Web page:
Reimer: It now appears likely LeBron James will leave Cavaliers in 2018

Alex Reimer
June 21, 2017 - 10:47 am

Cary Edmondson-USA TODAY Sports

It all started with a tweet from a fake Adrian Wojnarowski account. Last week, a faux Wojo tweeted that LeBron James was going to leave Cleveland for Los Angeles in 2018 so he could build a super team and “defend himself.” It prompted nearly four minutes of debate on “Around the Horn” where, surprisingly, none of the four panelists disputed the phony report. In fact, NBA reporter Frank Isola called it the “worst kept secret” in the NBA. 

Fast-forward five days, and the murmurs about James ditching the Cavaliers are getting louder. Adding to the speculation is the fact that Cleveland seems intent on angering the league’s best player whenever possible. The Cavaliers parted ways Monday with general manager David Griffin, who lured James back to Cleveland and built a championship team around him. James thanked Griffin on Twitter, and appeared to take a swipe at the Cavaliers in the process. 

"If no one appreciated you Griff I did, and hopefully all the people of Cleveland! Thanks for what u did for the team for 3 yrs! We got us 1," he wrote

While James was always expected to opt out of his contract in 2018 –– he seldom forfeits a chance to wield more leverage –– there now seems to be a real possibility that he takes his talents to Hollywood –– opening up the Eastern Conference for the Celtics in the process. Numerous reports, in addition to a series of circumstances, support this emerging theory: 

Where there’s smoke, there’s fire 

The real Adrian Wojnarowski reported a bombshell of his own last week, when he said there's a feeling around the NBA that James is "likely" to join either the Lakers or Clippers in 2018. Comcast SportsNet's Brian Scalabrine took that one step further, guaranteeing that James is going to LA after next season. 

The chatter about James leaving Cleveland has only picked up this week, especially in the wake of Griffin's departure. ESPN's Stephen A. Smith said Tuesday on Kirk & Callahan this is the "most vulnerable" James has been since he returned to the Cavaliers in 2014. 

Damaged relationship between James and Cavs owner Dan Gilbert

When James signed with the Heat in 2010, Gilbert penned a ridiculous letter in Comic Sans, in which he attacked James personally and professionally. During a recent video for his website,  Uninterrupted, James opened up about the lingering hard feelings he still carries. 

“He didn’t just disrespect me as an individual, he disrespected my name,” James said. "“Some people were [on] the fence. My wife was like, ‘I ain’t with that.’ My mom was definitely like, ‘[Expletive] that, we ain’t going back.’ For me, I had to say, ‘You know what, it ain’t about that. It’s more of a bigger picture. It’s more [about] all these kids and all these people who need inspiration and need a way to get out. And I believe I’m that way out.’”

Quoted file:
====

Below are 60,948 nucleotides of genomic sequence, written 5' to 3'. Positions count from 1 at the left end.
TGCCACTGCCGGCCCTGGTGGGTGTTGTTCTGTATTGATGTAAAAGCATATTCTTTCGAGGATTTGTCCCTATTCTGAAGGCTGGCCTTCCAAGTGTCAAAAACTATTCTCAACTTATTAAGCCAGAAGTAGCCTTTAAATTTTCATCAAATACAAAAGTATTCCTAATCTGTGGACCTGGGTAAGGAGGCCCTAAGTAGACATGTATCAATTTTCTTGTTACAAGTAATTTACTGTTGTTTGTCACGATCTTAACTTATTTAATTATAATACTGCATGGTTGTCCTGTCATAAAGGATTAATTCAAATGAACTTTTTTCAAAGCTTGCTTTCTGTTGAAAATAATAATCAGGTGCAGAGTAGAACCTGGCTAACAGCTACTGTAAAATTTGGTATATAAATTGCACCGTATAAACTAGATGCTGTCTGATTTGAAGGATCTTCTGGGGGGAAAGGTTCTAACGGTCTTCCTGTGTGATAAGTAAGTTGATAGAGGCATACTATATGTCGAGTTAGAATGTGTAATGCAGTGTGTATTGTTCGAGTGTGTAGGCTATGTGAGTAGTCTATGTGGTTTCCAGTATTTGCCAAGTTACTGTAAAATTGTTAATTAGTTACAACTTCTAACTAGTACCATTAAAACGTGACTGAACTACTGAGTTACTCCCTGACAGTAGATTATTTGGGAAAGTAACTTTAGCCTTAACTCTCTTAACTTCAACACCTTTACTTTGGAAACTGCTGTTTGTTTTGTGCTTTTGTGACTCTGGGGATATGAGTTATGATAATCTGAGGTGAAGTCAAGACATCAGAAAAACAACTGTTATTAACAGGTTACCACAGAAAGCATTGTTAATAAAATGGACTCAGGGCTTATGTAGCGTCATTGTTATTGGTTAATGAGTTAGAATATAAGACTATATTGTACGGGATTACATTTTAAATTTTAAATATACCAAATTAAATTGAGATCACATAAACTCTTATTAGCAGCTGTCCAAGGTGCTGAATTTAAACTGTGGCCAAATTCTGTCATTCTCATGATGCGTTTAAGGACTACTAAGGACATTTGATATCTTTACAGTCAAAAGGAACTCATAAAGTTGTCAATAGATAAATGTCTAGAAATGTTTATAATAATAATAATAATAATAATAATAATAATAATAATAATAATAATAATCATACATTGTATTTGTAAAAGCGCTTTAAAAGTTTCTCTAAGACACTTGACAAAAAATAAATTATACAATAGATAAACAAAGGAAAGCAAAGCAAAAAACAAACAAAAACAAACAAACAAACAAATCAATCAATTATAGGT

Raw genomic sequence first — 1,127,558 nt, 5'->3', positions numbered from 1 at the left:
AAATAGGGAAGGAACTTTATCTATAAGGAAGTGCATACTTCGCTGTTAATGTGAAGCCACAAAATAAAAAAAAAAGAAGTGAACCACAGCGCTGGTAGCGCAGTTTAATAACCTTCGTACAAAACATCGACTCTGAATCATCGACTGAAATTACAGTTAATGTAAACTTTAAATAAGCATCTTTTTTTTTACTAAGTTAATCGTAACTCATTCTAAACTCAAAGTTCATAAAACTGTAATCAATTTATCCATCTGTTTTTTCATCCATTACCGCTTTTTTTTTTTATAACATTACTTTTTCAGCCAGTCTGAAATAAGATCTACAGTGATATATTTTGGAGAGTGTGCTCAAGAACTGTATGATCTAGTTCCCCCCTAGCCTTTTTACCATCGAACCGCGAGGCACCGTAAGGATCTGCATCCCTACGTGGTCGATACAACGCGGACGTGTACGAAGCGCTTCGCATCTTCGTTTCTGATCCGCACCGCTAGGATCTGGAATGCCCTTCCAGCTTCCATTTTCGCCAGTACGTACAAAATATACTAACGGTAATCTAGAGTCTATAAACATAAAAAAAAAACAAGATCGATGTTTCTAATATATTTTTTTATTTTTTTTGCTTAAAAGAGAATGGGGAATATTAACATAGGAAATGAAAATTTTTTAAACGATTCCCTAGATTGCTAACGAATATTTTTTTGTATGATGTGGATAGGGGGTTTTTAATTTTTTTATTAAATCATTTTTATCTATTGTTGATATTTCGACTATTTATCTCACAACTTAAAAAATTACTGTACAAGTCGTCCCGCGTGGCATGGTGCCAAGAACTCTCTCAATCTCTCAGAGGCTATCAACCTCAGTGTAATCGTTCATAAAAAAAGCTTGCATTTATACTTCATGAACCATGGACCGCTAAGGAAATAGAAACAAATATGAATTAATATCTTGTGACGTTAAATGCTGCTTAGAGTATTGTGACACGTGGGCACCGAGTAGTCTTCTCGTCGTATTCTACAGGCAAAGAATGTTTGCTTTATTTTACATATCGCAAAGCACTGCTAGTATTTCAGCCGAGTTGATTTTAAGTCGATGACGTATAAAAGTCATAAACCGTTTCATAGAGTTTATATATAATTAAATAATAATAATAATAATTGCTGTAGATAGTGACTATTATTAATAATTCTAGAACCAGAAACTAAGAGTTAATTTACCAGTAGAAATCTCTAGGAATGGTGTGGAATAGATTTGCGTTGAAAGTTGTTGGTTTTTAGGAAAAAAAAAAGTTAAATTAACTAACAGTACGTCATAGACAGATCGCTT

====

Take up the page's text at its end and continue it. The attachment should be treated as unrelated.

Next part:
As the Vertical's Chris Mannix points out, the Cavaliers are a rudderless operation right now, entering free agency without a general manager. That can't sit well with James, especially with Gilbert as the defacto decision-maker. 

James campaigned for Griffin to keep his job  

It's apparent that James wanted Griffin to remain in Cleveland. He didn't get his wish. 

"It makes no sense why [Griffin] shouldn't get an extension," James said in April, via ESPN. He's pulled every move –– he's tried to make every move happen –– to better this team to be able to compete for a championship. So we wouldn't be in this position, obviously, without him and without the guys that are here."

According to ESPN's Brian Windhorst and Dave McMenamin, Gilbert didn't consult with James when he opted to part ways with Griffin. In the NBA, owners often acquiesce to star players in an effort to appease them. Gilbert took the opposite approach. 

James' close relationship with Jerry West 

The Clippers recently hired West to serve as a consultant, and it reportedly was for the purpose of courting James in free agency. USA Today's Sam Amick says Clippers owner Steve Ballmer is paying West between $4 million and $5 million annually for this task. 

James and West, despite their nearly 50-year age difference, have built a close relationship over the years. James confided in West when he signed with the Heat in 2010, and has read his biography three times. 

There's still a lot to be done –– Los Angeles must first re-sign Chris Paul this summer –– but it's apparent the Clippers are making a big play for the King. 

Lakers are clearing their cap 

The Lakers traded point guard D'Angelo Russell and center Timofy Mozgov to the Nets Tuesday in exchange for Brook Lopez and the No. 27 pick in the draft. The deal erased the remaining $54 million on Mozgov's contract from the Lakers' books. With Lopez's $22.6 million deal expiring at the end of next season, the Lakers are expected to have $30 million in cap space in 2018. Wojnarowski reports they're clearing money to make runs at Paul George and James next summer. 

Turmoil in Cleveland 

Even though James is tethered to Cleveland for at least one more season, the Cavaliers are seemingly no longer a coveted destination. Several Cavaliers players have reportedly told Jimmy Butler, whom Cleveland is trying to acquire, to stay away from the situation. There are also rumblings that point guard Kyrie Irving may force a trade, too. 

Situations can change quickly, of course. But at this point, it seems as if the Cavaliers are heading down a path towards dysfunction.